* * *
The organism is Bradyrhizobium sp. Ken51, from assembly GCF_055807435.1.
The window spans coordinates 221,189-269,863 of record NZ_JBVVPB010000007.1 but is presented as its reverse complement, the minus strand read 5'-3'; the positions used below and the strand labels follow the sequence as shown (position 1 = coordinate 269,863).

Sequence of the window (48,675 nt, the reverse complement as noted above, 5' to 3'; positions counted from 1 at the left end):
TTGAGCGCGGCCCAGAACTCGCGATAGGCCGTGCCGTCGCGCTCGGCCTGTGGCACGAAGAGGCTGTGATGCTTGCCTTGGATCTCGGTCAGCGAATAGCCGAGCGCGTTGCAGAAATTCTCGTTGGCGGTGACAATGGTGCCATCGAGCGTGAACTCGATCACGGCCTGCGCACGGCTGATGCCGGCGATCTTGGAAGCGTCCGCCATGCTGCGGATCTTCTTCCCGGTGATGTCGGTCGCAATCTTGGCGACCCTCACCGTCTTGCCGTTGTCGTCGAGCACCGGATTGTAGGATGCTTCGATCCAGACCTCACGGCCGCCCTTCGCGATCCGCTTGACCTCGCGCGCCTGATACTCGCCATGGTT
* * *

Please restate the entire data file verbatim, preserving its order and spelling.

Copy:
The organism is Bradyrhizobium sp. Ken51, from assembly GCF_055807435.1.
The window spans coordinates 221,189-269,863 of record NZ_JBVVPB010000007.1 but is presented as its reverse complement, the minus strand read 5'-3'; the positions used below and the strand labels follow the sequence as shown (position 1 = coordinate 269,863).

Sequence of the window (48,675 nt, the reverse complement as noted above, 5' to 3'; positions counted from 1 at the left end):
TTGAGCGCGGCCCAGAACTCGCGATAGGCCGTGCCGTCGCGCTCGGCCTGTGGCACGAAGAGGCTGTGATGCTTGCCTTGGATCTCGGTCAGCGAATAGCCGAGCGCGTTGCAGAAATTCTCGTTGGCGGTGACAATGGTGCCATCGAGCGTGAACTCGATCACGGCCTGCGCACGGCTGATGCCGGCGATCTTGGAAGCGTCCGCCATGCTGCGGATCTTCTTCCCGGTGATGTCGGTCGCAATCTTGGCGACCCTCACCGTCTTGCCGTTGTCGTCGAGCACCGGATTGTAGGATGCTTCGATCCAGACCTCACGGCCGCCCTTCGCGATCCGCTTGACCTCGCGCGCCTGATACTCGCCATGGTT